• Staffing a swimming pool or a beach properly involves strategically placing lifeguards. They require a clear vision in all directions so that they can keep an eye on their designated regions. To help with this, lifeguard chairs are available at a range of heights to accommodate a wide range of locations. Some of the lifeguard chairs can be used without the need for ladders. There is no vertical growth from these. A post on the water’s edge or one that only extends over a small section of water would benefit most from this style of chair. Chairs like the Torrey II Mobile Guard Chair can be as short as three feet, and tall ones like this Discovery Chair can reach a height of eight feet. Larger pools, facilities with an unobstructed view from a lower level, and beaches benefit most from taller seats. Think about how many lifeguards you’ll need to adequately cover your facility or beach, and how you can ensure they have a good line of sight from where they’re stationed. Using this information, you can get the perfect height for your lifeguard chairs.
  • The average lifeguard works fewer than 40 hours a week, yet those hours are sometimes long and physically demanding. Imagine working an eight-hour shift in the sweltering heat of the sun or the stuffy confines of an indoor swimming pool. Lifeguards need to keep their wits about them and keep a sharp eye on the water even as their charges cool off in the pool. For lifeguards, this entails long shifts on their feet or in the lifeguard chair. The goal of the facility’s management is to ensure that the lifeguards on duty are vigilant, and one way to do this is to ensure that they are well cared for. The best lifeguard chairs will include a back and either footrests or armrests to make your shift more comfortable. The human body has certain natural curves, and the chair should follow those. Although they are not as comfy as an armchair, lifeguard chairs nonetheless provide a spot for lifesavers to sit while on duty.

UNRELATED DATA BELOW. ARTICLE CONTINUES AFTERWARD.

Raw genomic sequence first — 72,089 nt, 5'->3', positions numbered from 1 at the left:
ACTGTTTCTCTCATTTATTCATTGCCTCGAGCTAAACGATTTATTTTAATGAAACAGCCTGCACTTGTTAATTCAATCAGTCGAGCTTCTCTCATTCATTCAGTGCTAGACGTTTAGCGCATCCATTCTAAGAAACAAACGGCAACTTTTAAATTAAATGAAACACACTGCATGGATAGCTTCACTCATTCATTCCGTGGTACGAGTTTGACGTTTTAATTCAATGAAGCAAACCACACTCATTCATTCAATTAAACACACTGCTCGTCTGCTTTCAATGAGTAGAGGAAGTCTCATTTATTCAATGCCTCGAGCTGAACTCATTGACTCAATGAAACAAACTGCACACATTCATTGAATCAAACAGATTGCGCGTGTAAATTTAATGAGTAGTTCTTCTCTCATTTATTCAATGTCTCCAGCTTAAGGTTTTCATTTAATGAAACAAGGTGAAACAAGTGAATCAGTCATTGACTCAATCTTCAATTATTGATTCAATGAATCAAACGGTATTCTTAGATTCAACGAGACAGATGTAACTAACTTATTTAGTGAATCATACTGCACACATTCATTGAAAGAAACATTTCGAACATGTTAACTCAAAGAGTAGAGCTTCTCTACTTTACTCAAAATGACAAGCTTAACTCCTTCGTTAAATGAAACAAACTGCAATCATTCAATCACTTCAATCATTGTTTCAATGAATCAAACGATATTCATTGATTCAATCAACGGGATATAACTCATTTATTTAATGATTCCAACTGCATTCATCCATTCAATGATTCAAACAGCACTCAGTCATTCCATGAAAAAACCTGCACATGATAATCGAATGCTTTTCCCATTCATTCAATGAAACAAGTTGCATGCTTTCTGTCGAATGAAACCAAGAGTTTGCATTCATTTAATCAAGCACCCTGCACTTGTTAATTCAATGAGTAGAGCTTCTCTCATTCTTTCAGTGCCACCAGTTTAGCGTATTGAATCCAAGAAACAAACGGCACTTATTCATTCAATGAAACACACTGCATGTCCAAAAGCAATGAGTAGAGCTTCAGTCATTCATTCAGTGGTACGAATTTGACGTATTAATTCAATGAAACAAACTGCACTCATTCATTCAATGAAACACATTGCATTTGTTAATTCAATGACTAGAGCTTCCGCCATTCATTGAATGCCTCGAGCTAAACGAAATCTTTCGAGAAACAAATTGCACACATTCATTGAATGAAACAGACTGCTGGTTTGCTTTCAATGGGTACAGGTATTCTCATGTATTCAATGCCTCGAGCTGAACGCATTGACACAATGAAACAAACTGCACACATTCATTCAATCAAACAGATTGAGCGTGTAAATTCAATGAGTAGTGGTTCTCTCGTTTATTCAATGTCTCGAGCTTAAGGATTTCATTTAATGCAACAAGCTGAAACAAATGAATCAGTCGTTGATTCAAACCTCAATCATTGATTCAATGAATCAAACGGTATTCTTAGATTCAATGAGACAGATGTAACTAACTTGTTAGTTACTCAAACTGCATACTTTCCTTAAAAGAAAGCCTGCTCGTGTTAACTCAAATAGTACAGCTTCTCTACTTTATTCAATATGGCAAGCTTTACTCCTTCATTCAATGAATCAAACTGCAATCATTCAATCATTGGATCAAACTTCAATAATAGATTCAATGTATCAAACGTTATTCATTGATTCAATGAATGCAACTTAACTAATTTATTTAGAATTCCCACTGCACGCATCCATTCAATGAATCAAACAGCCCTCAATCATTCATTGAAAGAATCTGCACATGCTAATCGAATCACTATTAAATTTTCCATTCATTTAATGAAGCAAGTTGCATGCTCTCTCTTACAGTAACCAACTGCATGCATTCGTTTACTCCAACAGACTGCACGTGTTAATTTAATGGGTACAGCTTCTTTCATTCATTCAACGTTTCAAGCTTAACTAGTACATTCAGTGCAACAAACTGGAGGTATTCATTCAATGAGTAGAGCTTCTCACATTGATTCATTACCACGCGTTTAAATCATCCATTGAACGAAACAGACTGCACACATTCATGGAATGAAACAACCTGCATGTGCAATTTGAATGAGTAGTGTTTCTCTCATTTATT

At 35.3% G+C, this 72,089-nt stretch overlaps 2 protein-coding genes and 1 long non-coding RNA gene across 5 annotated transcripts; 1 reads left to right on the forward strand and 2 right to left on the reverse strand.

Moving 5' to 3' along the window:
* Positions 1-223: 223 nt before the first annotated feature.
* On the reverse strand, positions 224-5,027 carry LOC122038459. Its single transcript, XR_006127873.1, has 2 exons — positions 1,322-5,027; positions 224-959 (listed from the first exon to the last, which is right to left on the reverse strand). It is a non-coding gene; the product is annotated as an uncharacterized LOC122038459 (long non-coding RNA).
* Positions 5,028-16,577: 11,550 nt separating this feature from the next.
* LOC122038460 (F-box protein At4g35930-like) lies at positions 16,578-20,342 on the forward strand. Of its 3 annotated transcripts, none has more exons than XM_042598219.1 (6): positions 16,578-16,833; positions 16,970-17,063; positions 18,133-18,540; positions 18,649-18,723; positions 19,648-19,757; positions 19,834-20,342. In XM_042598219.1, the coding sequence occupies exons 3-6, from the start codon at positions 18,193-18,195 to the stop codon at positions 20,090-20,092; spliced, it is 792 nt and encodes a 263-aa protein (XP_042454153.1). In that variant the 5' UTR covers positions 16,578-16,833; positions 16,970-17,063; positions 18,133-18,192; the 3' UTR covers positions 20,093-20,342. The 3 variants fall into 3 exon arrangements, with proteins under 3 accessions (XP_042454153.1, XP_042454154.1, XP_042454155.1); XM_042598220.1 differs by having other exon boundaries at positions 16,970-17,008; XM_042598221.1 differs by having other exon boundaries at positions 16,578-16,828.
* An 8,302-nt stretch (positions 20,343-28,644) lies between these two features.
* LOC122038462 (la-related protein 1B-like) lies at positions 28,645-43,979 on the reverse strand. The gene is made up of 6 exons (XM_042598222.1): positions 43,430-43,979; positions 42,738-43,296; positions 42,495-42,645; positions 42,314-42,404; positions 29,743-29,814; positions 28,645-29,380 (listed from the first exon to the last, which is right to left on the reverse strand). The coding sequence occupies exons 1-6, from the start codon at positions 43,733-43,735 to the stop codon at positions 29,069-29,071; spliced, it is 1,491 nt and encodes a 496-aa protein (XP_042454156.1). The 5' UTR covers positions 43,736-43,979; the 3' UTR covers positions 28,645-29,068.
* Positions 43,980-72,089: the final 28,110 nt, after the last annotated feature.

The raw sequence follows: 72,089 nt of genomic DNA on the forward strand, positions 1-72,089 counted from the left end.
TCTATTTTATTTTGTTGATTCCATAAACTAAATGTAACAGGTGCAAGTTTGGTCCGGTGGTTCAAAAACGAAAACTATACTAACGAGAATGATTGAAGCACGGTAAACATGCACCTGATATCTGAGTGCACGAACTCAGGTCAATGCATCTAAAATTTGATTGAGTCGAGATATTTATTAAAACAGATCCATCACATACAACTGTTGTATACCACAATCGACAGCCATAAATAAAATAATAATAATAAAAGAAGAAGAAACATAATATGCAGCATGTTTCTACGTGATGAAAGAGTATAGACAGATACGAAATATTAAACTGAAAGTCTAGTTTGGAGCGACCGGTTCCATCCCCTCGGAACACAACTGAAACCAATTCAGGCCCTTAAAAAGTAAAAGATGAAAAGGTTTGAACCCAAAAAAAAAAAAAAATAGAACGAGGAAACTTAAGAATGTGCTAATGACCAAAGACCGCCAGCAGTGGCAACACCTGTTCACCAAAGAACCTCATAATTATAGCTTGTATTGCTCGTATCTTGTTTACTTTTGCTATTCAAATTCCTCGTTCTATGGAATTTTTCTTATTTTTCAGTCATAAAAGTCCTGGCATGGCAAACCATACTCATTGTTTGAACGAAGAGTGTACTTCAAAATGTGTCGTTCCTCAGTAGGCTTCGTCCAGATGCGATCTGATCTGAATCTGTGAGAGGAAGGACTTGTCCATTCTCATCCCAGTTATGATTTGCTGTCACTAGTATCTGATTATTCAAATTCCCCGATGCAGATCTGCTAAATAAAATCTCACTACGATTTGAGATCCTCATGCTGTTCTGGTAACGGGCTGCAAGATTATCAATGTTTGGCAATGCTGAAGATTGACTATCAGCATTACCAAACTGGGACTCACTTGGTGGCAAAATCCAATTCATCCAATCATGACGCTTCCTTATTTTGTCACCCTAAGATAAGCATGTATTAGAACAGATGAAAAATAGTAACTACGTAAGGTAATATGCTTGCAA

• Where are you, and what do you require from your beach or pool? The Red Cross suggests discussing a minimum lifeguard-to-customer ratio with your management team, particularly if your facility is large enough to accommodate many swimmers at once. Consider the placement of lifeguards by the water and how often they are scheduled to work. The number of required chairs can then be calculated. Next, think about the optimal placement for those chairs. Do many permanent lifeguard chairs with good visibility from a distance need to be installed? In contrast, would temporary, movable seating better serve your needs? If your pool has a small deck, installing a permanent lifeguard stand could be a good idea. The elevated nature of the stand allows your lifeguards to keep an eye on the sea without taking up too much place along the shore. However, pools that host a variety of activities may discover that foldable lifeguard chairs are the most convenient solution. For example, a movable chair can be easily moved around a pool to ensure the safety of swimmers during open swim, lap swim, competitions, swim classes, and parties.

What Tools And Materials Do You Need For Your Chair?